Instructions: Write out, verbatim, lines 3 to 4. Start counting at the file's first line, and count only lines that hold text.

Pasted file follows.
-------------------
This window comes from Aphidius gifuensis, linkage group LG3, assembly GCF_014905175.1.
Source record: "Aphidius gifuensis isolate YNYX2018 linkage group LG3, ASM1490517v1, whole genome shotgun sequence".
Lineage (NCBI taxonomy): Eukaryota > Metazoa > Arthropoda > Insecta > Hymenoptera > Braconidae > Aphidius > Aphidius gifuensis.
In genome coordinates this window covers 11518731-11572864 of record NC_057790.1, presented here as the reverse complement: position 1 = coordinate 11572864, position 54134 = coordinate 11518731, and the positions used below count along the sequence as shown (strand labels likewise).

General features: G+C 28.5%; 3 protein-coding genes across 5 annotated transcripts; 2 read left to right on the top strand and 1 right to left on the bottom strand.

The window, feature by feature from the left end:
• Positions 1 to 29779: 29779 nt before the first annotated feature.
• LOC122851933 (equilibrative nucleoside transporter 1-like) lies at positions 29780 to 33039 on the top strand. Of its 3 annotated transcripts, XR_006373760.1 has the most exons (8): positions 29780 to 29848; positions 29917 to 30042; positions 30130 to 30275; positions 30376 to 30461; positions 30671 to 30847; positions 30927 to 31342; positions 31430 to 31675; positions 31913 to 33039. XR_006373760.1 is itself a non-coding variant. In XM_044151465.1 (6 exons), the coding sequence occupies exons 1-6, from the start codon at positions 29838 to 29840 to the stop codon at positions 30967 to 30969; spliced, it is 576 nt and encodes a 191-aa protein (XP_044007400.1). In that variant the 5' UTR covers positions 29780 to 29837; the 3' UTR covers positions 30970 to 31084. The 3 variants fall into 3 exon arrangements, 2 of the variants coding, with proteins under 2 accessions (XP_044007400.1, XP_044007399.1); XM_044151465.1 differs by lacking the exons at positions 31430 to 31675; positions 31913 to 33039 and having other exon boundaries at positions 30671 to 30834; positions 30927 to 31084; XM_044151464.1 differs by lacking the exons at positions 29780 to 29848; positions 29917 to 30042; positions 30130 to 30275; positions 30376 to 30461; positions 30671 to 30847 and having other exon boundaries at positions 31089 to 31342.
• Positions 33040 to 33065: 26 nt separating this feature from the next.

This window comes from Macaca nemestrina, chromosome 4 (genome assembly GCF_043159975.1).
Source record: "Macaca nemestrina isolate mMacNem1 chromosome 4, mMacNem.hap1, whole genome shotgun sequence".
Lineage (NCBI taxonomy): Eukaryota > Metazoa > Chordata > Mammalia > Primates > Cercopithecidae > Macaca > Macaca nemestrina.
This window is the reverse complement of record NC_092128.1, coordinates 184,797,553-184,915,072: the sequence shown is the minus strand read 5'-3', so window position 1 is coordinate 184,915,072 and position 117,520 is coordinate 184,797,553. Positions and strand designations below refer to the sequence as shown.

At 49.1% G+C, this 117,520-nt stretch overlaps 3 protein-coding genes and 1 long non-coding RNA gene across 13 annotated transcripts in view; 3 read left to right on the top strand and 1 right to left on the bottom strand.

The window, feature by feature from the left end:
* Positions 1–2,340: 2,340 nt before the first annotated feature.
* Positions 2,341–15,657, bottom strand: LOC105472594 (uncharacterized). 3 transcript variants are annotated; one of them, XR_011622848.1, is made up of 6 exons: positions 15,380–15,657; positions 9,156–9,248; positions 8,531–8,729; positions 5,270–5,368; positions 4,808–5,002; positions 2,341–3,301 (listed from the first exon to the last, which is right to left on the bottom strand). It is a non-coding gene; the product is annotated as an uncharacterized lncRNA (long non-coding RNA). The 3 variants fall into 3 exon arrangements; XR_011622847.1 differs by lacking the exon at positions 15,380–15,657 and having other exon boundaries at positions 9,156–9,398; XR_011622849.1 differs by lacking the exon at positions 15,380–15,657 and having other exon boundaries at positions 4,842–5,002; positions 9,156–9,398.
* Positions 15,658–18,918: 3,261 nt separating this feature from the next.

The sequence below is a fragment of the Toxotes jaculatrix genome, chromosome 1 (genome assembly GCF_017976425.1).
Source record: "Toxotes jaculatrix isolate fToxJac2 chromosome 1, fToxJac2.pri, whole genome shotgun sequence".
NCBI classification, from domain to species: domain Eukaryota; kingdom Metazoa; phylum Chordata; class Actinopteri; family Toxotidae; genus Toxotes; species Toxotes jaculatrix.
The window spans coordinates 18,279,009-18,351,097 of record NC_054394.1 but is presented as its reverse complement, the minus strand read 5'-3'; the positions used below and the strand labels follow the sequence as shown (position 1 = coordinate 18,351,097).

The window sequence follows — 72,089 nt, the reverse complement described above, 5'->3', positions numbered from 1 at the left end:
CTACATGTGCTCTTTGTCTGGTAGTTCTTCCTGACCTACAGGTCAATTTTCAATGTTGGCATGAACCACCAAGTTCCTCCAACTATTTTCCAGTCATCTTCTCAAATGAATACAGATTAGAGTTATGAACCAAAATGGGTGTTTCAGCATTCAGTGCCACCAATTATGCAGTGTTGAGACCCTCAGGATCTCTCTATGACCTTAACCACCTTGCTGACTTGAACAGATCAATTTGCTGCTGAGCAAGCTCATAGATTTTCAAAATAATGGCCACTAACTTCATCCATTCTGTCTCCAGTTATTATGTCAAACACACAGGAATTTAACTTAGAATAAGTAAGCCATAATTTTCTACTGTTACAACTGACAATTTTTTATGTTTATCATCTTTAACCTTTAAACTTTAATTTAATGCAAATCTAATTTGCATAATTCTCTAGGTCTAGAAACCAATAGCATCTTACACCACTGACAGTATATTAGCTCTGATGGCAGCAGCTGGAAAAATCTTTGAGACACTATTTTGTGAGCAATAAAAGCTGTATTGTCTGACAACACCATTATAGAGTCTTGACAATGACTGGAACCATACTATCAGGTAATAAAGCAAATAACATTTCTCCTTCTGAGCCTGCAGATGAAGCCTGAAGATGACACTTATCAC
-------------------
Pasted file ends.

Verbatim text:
Lineage (NCBI taxonomy): Eukaryota > Metazoa > Arthropoda > Insecta > Hymenoptera > Braconidae > Aphidius > Aphidius gifuensis.
In genome coordinates this window covers 11518731-11572864 of record NC_057790.1, presented here as the reverse complement: position 1 = coordinate 11572864, position 54134 = coordinate 11518731, and the positions used below count along the sequence as shown (strand labels likewise).